Sicily is no stranger to foreign homeowners. Most of them have settled in glitzy Taormina, where nice homes start at ‚400, 000 and skyrocket northward from there. Others have moved to Modica, once Sicily's fourth-largest city, an up-and-coming expat settlement and a beautiful town to visit in the summer, though it is isolated in a valley near Ragusa and, frankly, pretty depressing in the winter. Then there are pockets of U.S.
Where To Live On Sicily Gallery Photos
Where To Live On Sicily
military families living near the Sigonella base, outside Catania. Catania is more maligned for crime and urban blight than any other city in Italy, though it should be pointed out that it has come a long way since its nadir in the 1970s, having cleaned up its black-lavapaved streets and returned culture to its downtown. That may not be enough to lure homeowners, however. Mount Etna has wiped out the city no fewer than seven times, and potential buyers may feel some trepidation about living in the shadow of an active volcano, especially in residential areas to the north.
While these and other sites”such as the Aeolian Islands, the Egadi Islands, the Greek temples of Agrigento, the mosaics of Piazza Armerina, and the ruins of Siracusa”are great places to visit, the most appealing choice for homeowners is likely the northwestern corner around Palermo. After all, any two points in Sicily are an afternoon's drive away at the most, and day trips are easy from the northwest corner where the island's two highways meet.
Palermo is Sicily's capital, and its historical significance is hard to exaggerate. In the Middle Ages, when Arabs enriched the island and the Normans made it their southern stronghold, much of the rest of Italy was in the depths of decay. Yes, the tables have turned on the once great southern cities, but like Naples, Palermo cleaned up its city center for tourists in the 1990s, pouring light into the dark spaces that once sheltered drug dealers, and these days it is a very livable city for those willing to forgo employment for year-round sunshine.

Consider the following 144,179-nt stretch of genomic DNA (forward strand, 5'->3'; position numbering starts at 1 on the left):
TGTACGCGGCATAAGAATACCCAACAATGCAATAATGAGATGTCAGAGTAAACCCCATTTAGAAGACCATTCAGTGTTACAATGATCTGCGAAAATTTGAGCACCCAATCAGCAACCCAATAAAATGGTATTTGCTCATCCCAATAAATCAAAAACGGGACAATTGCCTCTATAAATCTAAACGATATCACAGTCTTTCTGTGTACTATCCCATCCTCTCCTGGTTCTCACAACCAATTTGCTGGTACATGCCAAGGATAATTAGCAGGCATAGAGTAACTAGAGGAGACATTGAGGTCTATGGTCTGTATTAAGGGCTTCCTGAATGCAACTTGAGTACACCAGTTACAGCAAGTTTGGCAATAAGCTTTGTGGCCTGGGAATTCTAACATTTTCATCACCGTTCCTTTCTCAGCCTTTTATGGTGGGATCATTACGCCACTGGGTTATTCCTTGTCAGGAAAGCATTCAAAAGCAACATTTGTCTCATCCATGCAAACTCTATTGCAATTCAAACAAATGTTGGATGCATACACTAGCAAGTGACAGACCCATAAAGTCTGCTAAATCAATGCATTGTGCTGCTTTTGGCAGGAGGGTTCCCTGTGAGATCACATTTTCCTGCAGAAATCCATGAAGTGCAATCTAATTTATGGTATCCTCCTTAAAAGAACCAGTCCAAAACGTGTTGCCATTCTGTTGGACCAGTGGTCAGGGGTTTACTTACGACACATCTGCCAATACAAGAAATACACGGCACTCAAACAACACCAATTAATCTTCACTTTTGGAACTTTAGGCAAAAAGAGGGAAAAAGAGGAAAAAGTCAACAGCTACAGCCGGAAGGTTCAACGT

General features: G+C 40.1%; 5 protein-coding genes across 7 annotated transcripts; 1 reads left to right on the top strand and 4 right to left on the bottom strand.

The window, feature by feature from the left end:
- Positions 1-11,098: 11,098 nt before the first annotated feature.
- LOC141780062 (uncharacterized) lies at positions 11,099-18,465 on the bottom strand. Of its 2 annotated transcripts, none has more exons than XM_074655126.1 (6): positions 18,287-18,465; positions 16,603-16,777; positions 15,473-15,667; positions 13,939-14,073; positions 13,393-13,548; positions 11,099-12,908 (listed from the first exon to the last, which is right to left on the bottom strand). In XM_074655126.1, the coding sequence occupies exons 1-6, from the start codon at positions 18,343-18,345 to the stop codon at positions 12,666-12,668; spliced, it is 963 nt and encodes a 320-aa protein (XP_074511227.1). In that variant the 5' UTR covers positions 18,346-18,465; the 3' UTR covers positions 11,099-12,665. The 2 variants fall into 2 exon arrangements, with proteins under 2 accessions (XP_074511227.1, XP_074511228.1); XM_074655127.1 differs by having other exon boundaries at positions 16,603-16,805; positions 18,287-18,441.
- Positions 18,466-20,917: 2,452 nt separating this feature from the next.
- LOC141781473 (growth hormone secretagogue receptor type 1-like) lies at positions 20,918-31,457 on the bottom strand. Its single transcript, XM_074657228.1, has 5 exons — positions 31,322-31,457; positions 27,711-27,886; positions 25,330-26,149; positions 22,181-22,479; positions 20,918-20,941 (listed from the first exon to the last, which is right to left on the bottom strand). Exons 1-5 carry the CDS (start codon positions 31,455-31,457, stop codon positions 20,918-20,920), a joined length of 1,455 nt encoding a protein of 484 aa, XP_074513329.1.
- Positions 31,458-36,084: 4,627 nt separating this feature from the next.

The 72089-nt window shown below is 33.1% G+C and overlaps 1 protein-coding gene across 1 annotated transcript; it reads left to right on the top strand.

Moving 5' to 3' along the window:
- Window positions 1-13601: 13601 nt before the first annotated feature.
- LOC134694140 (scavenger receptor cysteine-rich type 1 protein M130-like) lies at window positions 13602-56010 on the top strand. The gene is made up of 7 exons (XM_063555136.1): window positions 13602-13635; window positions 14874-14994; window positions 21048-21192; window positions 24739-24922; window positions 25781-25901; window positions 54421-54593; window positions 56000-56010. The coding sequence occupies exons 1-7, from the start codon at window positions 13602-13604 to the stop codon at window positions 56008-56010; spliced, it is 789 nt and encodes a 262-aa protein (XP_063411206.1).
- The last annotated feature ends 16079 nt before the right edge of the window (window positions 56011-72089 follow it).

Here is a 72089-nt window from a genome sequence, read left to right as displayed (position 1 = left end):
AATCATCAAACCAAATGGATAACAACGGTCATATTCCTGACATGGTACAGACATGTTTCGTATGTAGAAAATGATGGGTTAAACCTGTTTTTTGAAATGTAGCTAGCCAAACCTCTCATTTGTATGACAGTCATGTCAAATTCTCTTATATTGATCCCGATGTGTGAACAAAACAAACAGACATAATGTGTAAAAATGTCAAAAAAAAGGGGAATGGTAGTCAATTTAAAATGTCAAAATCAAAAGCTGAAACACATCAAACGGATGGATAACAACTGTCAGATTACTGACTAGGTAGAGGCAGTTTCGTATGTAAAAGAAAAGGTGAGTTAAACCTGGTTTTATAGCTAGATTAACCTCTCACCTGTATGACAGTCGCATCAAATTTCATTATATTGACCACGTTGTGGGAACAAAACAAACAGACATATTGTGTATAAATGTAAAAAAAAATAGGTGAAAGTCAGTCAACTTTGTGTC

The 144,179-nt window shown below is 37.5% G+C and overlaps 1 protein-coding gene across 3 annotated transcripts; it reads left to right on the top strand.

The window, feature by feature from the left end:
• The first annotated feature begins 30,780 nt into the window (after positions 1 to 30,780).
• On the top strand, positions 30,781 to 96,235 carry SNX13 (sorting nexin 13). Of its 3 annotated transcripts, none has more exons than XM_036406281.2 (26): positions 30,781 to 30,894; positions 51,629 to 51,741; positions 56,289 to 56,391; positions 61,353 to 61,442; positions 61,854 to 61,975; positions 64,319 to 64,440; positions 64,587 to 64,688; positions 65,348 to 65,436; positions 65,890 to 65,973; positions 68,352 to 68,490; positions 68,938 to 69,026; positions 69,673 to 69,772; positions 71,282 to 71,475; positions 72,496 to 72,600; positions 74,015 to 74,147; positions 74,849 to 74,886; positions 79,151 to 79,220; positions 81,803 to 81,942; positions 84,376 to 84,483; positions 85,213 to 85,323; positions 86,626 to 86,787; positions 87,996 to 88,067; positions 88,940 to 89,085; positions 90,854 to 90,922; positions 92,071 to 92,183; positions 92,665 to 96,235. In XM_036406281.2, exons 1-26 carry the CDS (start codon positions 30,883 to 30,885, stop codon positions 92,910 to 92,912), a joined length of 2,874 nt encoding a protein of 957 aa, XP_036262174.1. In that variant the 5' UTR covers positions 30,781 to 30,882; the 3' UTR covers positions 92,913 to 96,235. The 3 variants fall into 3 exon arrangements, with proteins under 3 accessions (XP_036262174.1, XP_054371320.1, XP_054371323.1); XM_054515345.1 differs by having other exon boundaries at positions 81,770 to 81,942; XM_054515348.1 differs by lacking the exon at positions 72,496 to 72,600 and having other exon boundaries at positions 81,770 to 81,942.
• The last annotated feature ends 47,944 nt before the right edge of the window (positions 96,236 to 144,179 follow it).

Since those who choose to live in Sicily”or anywhere in the deep South, for that matter” probably aren't looking for a nine-to-five job, they would get more out of the countryside near Palermo than in the city itself. Some of the nicest spots in rural Sicily lie just to the east of Palermo, near Cefalu, or to the southwest, near Alcamo and Segesta.
Cefalu is a gorgeous beach resort, as well as the home to one of southern Italy's most impressive cathedrals. The mix of Norman architecture, lively shopping, good seafood dining, and spectacular scenery makes it an excellent choice for anyone looking for a home, especially as it is so wellconnected to the rest and best of Sicily. The inland highway and the one that practically circumnavigates the island (the part from Cefalu to Messina remains mysteriously unfinished) meet here. There is a daily ferry from Cefalu to the Aeolian Islands in the summer. The place is so inviting that many Italians have vacation homes here and on the islands, and finding one for sale takes just a little bit of work. Expect prices of around ‚200, 000 for a modern villa. For renters, a nice villa just outside town can go for as little as ‚300 per month.
Alcamo is Tuscany on a budget. Here you can find vineyards of white Catarratto grapes and a lovely whitewashed town, where modest houses sell for around ‚150, 000. It sits near the northwestern corner of the island, close to the Zingaro natural park, with its seaside hikes. Also nearby are the elegant hilltop town of Erice, the Greek temple of Segesta, the sweet-wine producers of Marsala, and the red-tuna fisherfolk on the Egadi Islands. You could hardly ask for more within a one-hour radius.